Large front intake vents and rear exhaust holes on the Kompact'o are really effective at keeping things cool. Its excellent performance isn't just attributed to its twenty-one vents (a pretty average number), but to their design. It's just as breezy and cool as the Lazer Z1 with its remarkable thirty-one vents.
One helmet that noticeably outperforms both of these is the Specialized Airnet, which only uses 22 vents, but uniquely places them horizontally along the lower front rim, sides, and lower rear to draw air in and pull air out. If ventilation is a top priority, we encourage you to give this one a serious look, but the Kompact'o still provides solid performance for its price.
A measured weight of 291 g in a size Medium puts this somewhere around the average for high-performance road helmets, though there are quite a few lighter helmets in our lineup. It uses a larger design to improve its visual appeal, support its ventilation, and add to its protection. If weight is a huge concern for you, there are certainly lighter models out there.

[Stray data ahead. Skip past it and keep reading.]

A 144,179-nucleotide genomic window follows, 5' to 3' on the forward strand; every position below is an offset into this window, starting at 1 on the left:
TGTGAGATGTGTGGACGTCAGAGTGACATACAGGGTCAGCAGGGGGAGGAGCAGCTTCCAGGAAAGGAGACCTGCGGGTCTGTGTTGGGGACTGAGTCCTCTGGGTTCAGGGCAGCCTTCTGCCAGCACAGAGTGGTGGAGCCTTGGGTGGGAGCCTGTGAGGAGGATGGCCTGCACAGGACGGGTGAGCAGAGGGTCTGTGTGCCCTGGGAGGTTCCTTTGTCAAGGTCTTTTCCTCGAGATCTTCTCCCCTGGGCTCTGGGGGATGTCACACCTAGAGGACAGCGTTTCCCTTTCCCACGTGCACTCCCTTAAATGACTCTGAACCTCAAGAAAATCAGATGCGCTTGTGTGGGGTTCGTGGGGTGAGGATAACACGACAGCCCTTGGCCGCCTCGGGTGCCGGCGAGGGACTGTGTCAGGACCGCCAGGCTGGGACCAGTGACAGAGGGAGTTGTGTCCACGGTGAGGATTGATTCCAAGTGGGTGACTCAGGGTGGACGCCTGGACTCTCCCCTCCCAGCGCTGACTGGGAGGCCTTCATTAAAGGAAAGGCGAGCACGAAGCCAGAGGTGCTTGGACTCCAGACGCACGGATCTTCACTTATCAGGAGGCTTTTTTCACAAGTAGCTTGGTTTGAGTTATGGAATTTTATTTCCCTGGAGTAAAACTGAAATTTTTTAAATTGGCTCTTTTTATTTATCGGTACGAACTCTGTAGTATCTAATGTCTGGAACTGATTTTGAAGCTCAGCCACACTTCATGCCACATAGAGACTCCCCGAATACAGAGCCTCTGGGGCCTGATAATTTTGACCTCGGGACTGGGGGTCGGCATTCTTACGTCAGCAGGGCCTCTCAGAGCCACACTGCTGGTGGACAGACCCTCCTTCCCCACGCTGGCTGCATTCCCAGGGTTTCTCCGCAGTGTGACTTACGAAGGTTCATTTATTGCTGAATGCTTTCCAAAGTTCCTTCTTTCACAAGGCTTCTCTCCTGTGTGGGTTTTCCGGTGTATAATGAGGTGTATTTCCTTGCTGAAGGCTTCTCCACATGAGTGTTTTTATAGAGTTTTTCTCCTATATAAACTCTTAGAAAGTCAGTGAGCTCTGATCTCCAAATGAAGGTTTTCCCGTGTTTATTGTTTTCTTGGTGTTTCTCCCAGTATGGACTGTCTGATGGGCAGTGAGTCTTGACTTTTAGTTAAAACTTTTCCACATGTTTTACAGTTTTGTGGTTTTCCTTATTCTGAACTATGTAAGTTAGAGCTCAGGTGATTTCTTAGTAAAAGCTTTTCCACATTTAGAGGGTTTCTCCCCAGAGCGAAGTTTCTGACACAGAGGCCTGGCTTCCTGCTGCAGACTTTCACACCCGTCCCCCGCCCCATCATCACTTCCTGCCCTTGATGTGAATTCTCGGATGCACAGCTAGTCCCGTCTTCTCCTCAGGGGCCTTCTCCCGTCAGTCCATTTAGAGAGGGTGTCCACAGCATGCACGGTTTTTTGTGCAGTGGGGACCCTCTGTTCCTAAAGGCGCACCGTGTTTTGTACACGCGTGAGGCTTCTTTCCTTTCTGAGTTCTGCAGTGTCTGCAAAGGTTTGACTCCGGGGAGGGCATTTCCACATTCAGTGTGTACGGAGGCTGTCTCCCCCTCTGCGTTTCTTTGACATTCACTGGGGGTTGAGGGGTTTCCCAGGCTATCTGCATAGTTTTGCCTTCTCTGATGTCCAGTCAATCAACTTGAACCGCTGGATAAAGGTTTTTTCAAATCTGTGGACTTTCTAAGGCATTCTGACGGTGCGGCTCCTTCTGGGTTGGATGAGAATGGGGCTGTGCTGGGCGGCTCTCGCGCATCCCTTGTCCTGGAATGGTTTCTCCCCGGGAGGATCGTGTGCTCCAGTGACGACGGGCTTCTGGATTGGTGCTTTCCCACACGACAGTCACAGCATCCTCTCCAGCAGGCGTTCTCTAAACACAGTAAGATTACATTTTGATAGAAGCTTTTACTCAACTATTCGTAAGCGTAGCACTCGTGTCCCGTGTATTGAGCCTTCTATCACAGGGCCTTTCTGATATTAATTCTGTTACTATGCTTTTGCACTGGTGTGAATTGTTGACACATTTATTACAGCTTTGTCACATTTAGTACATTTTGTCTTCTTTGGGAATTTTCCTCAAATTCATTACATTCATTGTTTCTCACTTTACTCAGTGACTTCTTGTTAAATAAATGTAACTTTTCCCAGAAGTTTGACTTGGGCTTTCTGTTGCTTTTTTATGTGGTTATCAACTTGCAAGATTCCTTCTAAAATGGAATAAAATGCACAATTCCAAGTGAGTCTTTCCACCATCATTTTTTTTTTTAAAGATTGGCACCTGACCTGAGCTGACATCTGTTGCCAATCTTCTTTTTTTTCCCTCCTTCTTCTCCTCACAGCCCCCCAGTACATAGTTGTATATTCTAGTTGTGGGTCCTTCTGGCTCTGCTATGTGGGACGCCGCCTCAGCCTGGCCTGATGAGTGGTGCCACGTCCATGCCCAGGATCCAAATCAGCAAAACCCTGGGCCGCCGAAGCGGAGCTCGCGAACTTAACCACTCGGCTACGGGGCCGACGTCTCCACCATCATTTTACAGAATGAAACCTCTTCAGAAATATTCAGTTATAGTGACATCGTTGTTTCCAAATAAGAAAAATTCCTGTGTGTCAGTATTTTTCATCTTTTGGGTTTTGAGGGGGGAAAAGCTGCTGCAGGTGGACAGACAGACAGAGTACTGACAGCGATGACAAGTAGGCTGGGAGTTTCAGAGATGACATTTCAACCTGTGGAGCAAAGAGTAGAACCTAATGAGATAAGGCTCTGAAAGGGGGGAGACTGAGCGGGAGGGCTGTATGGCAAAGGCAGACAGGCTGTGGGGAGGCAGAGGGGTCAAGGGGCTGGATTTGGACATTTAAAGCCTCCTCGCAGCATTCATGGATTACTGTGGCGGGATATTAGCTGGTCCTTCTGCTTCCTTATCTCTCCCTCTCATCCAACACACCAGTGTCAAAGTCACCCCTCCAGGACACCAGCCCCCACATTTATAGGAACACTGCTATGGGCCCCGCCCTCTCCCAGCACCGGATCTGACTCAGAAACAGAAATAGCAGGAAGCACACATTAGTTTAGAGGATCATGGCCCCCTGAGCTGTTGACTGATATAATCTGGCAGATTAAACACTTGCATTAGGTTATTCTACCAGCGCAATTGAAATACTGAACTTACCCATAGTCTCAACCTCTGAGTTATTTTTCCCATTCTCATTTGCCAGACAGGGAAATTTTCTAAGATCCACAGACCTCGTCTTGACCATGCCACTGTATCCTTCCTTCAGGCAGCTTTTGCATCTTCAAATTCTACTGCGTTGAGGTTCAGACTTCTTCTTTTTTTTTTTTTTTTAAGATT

We think $100 is a good asking price for this lid. It has a simple design with replaceable parts, good ventilation, unique design, great adjustability, and solid comfort. It's a helmet that will last a good while and keep you happy and looking good for the duration of its life.
The Kompact'o has a unique design that absolutely adds a thick layer of allure, and it also performs admirably across many of our measures. The only area where it really fell short was in our weight metric, but chances are you can do more to drop your riding weight by cutting out one beer a month (say it ain't so!). That said, the Urban version seems to encourage riding to cafes and bars, so weight probably isn't much of a deal-breaker here. Out on the roads doing hard rides in the heat, the ventilation was a godsend, especially on long, slow, grinding climbs in the sun. It also uses just enough padding distributed across the top and front of the head, cradled in its MPS EVO retention system to deliver top comfort. We think most riders will be very pleased with the Kompact'o, even if they don't have a flair for its whimsical style.
— Nick Bruckbauer & Ryan Baham